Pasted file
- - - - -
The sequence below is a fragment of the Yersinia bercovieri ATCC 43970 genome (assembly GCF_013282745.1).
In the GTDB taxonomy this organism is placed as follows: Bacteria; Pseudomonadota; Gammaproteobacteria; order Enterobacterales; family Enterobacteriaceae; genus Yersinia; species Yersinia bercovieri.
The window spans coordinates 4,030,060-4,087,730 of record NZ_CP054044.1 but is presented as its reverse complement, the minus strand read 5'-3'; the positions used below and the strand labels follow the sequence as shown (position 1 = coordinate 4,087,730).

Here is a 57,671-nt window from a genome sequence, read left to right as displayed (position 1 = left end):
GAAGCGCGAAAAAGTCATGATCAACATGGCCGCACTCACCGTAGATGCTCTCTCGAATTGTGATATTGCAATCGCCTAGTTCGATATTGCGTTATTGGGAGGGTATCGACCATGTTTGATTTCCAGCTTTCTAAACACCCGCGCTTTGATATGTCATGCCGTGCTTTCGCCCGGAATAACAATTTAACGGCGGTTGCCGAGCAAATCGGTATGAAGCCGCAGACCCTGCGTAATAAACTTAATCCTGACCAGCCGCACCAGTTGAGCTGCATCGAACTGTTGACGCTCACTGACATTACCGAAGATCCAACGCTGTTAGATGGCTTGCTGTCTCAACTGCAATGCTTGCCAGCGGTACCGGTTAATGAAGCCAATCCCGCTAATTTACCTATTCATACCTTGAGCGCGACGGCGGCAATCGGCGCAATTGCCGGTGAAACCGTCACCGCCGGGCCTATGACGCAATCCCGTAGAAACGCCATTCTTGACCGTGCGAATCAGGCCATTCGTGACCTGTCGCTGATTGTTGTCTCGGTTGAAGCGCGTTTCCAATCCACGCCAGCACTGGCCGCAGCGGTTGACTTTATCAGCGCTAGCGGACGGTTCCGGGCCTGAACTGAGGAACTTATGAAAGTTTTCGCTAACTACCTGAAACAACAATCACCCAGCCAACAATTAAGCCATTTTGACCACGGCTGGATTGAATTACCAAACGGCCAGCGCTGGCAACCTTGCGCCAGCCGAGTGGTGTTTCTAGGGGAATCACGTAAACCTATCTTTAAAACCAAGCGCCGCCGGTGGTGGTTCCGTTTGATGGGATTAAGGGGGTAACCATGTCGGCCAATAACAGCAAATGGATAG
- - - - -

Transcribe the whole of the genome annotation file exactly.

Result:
The sequence below is a fragment of the Yersinia bercovieri ATCC 43970 genome (assembly GCF_013282745.1).
In the GTDB taxonomy this organism is placed as follows: Bacteria; Pseudomonadota; Gammaproteobacteria; order Enterobacterales; family Enterobacteriaceae; genus Yersinia; species Yersinia bercovieri.
The window spans coordinates 4,030,060-4,087,730 of record NZ_CP054044.1 but is presented as its reverse complement, the minus strand read 5'-3'; the positions used below and the strand labels follow the sequence as shown (position 1 = coordinate 4,087,730).

Here is a 57,671-nt window from a genome sequence, read left to right as displayed (position 1 = left end):
GAAGCGCGAAAAAGTCATGATCAACATGGCCGCACTCACCGTAGATGCTCTCTCGAATTGTGATATTGCAATCGCCTAGTTCGATATTGCGTTATTGGGAGGGTATCGACCATGTTTGATTTCCAGCTTTCTAAACACCCGCGCTTTGATATGTCATGCCGTGCTTTCGCCCGGAATAACAATTTAACGGCGGTTGCCGAGCAAATCGGTATGAAGCCGCAGACCCTGCGTAATAAACTTAATCCTGACCAGCCGCACCAGTTGAGCTGCATCGAACTGTTGACGCTCACTGACATTACCGAAGATCCAACGCTGTTAGATGGCTTGCTGTCTCAACTGCAATGCTTGCCAGCGGTACCGGTTAATGAAGCCAATCCCGCTAATTTACCTATTCATACCTTGAGCGCGACGGCGGCAATCGGCGCAATTGCCGGTGAAACCGTCACCGCCGGGCCTATGACGCAATCCCGTAGAAACGCCATTCTTGACCGTGCGAATCAGGCCATTCGTGACCTGTCGCTGATTGTTGTCTCGGTTGAAGCGCGTTTCCAATCCACGCCAGCACTGGCCGCAGCGGTTGACTTTATCAGCGCTAGCGGACGGTTCCGGGCCTGAACTGAGGAACTTATGAAAGTTTTCGCTAACTACCTGAAACAACAATCACCCAGCCAACAATTAAGCCATTTTGACCACGGCTGGATTGAATTACCAAACGGCCAGCGCTGGCAACCTTGCGCCAGCCGAGTGGTGTTTCTAGGGGAATCACGTAAACCTATCTTTAAAACCAAGCGCCGCCGGTGGTGGTTCCGTTTGATGGGATTAAGGGGGTAACCATGTCGGCCAATAACAGCAAATGGATAG